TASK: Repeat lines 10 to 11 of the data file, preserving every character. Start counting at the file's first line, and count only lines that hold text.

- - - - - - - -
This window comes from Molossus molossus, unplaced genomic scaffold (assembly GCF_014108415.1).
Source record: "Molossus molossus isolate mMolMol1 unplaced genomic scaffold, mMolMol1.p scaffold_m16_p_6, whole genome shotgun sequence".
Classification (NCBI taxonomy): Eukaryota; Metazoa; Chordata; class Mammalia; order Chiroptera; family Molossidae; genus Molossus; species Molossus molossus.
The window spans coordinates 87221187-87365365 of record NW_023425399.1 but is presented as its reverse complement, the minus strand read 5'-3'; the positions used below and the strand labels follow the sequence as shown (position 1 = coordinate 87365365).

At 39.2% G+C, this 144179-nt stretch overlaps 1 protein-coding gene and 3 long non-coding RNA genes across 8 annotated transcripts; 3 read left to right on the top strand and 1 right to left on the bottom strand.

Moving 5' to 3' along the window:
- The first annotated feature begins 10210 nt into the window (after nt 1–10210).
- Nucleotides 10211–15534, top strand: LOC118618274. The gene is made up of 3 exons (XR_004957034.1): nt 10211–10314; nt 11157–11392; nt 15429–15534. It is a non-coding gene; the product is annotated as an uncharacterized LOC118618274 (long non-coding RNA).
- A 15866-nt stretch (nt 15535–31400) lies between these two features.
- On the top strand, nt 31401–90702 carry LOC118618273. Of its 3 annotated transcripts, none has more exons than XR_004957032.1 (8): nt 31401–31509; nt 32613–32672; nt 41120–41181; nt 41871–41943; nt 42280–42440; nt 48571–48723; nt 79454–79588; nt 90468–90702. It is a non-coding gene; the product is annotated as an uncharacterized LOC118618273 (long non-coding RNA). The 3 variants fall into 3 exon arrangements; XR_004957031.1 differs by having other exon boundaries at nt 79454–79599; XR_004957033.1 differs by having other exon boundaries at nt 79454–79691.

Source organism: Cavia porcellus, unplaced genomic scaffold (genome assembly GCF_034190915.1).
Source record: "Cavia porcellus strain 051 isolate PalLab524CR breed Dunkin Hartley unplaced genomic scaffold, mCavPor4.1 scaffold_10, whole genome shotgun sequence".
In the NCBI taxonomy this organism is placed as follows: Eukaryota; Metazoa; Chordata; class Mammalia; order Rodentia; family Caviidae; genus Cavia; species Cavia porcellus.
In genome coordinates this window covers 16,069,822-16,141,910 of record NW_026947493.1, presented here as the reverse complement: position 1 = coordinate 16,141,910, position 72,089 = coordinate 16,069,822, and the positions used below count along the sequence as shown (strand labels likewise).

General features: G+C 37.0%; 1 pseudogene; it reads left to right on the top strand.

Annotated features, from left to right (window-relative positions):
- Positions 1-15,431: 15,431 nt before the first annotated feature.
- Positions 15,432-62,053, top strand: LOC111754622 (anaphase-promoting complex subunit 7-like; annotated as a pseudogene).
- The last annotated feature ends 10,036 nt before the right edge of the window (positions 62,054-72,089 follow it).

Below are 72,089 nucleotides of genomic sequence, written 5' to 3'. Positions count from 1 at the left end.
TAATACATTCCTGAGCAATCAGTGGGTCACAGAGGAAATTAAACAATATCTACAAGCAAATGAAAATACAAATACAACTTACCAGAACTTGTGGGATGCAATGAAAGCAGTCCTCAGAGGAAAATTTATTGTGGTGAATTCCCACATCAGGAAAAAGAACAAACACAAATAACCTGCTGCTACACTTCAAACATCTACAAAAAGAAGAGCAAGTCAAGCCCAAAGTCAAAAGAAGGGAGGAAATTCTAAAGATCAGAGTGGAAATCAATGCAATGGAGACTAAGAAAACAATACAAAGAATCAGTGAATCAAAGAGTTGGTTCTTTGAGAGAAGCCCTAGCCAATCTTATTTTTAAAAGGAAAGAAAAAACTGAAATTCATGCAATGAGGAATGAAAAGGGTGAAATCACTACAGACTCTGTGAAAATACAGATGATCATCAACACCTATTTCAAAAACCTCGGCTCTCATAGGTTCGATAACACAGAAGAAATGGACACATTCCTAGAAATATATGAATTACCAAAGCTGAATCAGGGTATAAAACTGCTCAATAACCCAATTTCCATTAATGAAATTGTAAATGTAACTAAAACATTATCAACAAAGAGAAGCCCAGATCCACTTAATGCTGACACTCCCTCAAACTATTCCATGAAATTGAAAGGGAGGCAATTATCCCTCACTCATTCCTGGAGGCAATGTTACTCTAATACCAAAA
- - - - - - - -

- On the top strand, nt 31401–90702 carry LOC118618273. Of its 3 annotated transcripts, none has more exons than XR_004957032.1 (8): nt 31401–31509; nt 32613–32672; nt 41120–41181; nt 41871–41943; nt 42280–42440; nt 48571–48723; nt 79454–79588; nt 90468–90702. It is a non-coding gene; the product is annotated as an uncharacterized LOC118618273 (long non-coding RNA). The 3 variants fall into 3 exon arrangements; XR_004957031.1 differs by having other exon boundaries at nt 79454–79599; XR_004957033.1 differs by having other exon boundaries at nt 79454–79691.

Source organism: Cavia porcellus, unplaced genomic scaffold (genome assembly GCF_034190915.1).